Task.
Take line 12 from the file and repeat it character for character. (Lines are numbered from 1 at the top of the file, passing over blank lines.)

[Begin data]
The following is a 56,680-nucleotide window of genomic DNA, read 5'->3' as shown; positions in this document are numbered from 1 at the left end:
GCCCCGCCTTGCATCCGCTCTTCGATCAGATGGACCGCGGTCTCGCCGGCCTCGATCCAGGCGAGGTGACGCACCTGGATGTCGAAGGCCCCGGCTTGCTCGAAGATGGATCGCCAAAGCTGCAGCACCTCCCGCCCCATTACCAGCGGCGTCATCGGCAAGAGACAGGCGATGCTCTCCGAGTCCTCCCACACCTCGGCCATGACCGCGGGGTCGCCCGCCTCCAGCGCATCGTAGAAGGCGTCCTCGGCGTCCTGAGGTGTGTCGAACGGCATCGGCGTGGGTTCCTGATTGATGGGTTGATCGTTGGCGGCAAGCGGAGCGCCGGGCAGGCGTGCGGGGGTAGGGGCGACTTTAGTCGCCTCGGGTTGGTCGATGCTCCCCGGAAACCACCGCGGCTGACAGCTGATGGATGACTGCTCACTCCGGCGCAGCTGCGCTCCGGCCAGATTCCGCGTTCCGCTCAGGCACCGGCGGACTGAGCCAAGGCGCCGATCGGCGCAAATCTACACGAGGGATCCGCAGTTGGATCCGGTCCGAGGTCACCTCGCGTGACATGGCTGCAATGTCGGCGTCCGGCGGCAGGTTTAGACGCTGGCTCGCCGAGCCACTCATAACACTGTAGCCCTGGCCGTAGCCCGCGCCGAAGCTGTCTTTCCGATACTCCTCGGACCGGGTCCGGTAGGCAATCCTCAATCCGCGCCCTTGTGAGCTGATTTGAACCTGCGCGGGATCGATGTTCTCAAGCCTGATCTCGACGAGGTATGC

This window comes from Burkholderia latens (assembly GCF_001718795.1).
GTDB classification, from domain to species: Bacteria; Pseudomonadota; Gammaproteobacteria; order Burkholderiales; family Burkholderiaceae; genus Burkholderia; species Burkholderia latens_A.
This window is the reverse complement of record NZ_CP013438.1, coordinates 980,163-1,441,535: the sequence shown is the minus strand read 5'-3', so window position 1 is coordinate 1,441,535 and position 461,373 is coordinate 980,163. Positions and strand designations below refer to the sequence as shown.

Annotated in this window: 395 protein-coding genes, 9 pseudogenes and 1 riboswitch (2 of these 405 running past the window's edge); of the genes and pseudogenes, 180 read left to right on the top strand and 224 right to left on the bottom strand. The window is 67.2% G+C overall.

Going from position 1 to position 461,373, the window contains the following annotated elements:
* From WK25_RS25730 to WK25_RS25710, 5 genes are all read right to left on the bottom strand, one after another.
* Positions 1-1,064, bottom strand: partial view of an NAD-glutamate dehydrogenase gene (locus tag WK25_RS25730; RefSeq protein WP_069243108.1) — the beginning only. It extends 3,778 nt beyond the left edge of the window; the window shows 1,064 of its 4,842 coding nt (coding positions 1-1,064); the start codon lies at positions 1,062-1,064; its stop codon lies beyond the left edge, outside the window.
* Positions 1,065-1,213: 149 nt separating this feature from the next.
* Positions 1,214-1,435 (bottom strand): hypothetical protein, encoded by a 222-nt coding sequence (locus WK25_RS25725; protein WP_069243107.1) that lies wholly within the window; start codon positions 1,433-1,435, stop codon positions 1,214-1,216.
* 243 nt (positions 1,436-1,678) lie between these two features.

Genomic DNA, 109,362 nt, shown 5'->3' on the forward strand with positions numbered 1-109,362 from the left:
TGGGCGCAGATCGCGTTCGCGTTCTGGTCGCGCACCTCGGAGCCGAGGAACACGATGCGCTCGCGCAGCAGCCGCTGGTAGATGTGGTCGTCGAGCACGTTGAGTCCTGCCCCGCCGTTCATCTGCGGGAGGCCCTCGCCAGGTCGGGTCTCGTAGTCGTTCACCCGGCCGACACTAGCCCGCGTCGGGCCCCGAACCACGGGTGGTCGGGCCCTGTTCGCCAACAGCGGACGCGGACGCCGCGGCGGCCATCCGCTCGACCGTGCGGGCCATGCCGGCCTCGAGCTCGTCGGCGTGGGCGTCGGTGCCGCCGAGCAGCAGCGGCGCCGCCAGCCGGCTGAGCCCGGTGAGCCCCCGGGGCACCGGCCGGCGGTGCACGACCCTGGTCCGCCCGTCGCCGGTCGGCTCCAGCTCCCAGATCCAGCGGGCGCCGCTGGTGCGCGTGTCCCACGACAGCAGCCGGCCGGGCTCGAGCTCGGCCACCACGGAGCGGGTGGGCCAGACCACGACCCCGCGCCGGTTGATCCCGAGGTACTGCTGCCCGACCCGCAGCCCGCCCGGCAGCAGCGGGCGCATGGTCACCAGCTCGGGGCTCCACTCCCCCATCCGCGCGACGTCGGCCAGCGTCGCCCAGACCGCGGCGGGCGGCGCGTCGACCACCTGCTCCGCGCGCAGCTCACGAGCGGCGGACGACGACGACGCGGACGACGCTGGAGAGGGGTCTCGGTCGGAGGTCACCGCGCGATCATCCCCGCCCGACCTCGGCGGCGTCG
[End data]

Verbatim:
* 243 nt (positions 1,436-1,678) lie between these two features.